Parenting Visas: What you need to know

  • By: Maya
  • Date: April 4, 2022
  • Time to read: 3 min.

Parenting visas are a type of visa designated for people who are intending to immigrate to the United States to be parents. There are several different types of parenting visas, and each has its own requirements. Parents applying for a parenting visa must demonstrate that they will be able to provide a stable, loving home for their child in the United States. They must also show that they have the financial resources necessary to support their child financially and emotionally.

What are they?

Parenting visas are issued to parents of U.S. citizens and lawful permanent residents who are accompanying their children who are minors and are either temporarily in the United States as tourists, students, or exchange visitors, or who are immigrating to the United States as refugees or as an asylum seeker. The visas allow the parents to live and work in the United States while their children are with them. A parent’s visa status is usually valid for up to two years, but can be extended if necessary.

Who qualifies?

Parenting visas are a type of visa that allow foreign nationals to live in the United States with their children under the age of eighteen. To qualify for a parenting visa, the foreign national must meet certain requirements, including having a valid passport and proof of residence in the United States. Additionally, the foreign national must demonstrate that they will be able to provide adequate care for their child while living in the United States.

How to apply

There are a few different types of visas that parents may use when moving to the United States with their children. The most common type is the J-1 visa, which is for students and scholars. Other options include the K-1 visa, which is for fiancés and applies to spouses of U.S. citizens, and the O-1 visa, which is for outstanding individuals in various fields. Each visa has its own specific requirements that must be met in order to be approved, so it’s important to consult an immigration lawyer if you’re considering applying.

The process

Parenting visas are an important option for parents who want to be able to live with their children in the United States. There are a few things that you need to know before applying for a parenting visa. First, you will need to have a valid passport. Next, you will need to submit documentation that shows your relationship with the child and that you are a fit parent. Finally, you will need to pay the application fee and meet other requirements. There are several ways to get a parenting visa. You can apply through an embassy or consulate in your home country or through the U.S. Citizenship and Immigration Services (USCIS). You can also apply through family members living in the United States who can sponsor you.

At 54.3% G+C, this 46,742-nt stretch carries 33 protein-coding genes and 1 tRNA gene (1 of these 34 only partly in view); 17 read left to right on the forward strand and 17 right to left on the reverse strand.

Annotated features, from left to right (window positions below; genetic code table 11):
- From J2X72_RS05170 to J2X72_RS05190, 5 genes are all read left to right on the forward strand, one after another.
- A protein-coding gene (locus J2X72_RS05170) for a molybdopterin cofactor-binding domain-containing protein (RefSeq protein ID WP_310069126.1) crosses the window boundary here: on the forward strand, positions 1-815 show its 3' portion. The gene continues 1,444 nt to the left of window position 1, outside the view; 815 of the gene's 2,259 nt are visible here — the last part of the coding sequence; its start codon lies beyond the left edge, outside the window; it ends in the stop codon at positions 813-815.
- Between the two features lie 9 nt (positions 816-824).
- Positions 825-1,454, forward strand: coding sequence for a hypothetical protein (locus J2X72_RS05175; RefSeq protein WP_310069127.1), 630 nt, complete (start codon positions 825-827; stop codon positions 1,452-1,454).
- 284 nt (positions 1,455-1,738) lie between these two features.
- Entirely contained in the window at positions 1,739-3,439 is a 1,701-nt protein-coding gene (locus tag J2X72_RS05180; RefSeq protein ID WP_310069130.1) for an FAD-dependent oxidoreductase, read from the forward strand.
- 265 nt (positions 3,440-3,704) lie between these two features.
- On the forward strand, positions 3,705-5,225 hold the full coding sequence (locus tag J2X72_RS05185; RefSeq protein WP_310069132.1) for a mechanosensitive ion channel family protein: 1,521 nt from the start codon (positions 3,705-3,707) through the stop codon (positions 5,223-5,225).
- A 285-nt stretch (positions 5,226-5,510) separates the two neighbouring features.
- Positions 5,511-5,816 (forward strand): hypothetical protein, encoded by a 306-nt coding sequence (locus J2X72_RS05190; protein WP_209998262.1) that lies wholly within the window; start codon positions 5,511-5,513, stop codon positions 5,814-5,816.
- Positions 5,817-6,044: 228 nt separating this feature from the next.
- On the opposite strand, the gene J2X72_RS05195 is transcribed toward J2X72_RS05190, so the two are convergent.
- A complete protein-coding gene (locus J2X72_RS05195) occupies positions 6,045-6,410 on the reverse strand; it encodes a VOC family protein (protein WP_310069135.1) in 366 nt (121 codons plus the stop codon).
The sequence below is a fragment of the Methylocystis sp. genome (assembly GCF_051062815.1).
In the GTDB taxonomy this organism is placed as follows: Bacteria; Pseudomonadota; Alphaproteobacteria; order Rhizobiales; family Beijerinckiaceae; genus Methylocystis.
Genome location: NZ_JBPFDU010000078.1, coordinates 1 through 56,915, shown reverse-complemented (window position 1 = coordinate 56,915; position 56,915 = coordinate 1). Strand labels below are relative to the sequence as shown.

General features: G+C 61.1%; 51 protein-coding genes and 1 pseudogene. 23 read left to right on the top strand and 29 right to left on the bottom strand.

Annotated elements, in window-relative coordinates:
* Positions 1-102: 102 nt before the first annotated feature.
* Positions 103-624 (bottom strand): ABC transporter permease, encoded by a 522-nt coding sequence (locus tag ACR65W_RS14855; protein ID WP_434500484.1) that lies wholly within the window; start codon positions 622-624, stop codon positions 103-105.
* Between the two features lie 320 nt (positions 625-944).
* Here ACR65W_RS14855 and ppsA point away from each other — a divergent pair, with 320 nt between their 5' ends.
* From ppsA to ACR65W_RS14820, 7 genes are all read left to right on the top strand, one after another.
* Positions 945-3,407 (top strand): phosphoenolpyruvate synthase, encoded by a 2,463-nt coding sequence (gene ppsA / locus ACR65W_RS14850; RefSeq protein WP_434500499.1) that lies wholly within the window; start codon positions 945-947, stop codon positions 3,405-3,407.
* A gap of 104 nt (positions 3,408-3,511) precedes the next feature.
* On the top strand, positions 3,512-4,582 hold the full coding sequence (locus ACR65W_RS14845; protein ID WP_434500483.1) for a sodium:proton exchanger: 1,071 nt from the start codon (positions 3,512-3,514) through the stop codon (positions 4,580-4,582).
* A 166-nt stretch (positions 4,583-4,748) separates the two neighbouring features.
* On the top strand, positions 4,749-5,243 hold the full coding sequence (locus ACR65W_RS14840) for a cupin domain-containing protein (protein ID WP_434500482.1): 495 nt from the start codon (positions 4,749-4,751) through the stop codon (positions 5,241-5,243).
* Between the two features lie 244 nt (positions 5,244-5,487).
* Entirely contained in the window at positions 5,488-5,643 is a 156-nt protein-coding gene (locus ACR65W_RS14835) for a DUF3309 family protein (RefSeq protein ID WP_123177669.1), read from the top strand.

Costs

When it comes to cost, parenting visas are definitely not cheap. For example, a one-time fee of $455 can apply to both the US and Canadian applications. And if you’re planning on getting divorced or having a child outside of wedlock while in the United States, your application will likely cost an additional $500 or more. 

This isn’t to mention the fact that you’ll likely have to stay in touch with your immigration lawyer throughout the process as every little detail can affect your final cost. However, with careful planning and a bit of luck, you could end up paying nothing at all – or even receiving a financial grant – for your parenting visa application.


In conclusion, parenting visas are a great way for parents to be able to stay in the United States with their children. They provide a path for parents to become legal residents and eventually citizens, while allowing them to be more involved in their children’s lives. If you are a parent looking to stay closer to your children, or if you are a child looking for a way to keep your parents in the country, then a parenting visa is right for you. Remember, each visa has its own specific requirements that must be met in order to be approved, so it’s important to consult an immigration lawyer if you’re considering applying.

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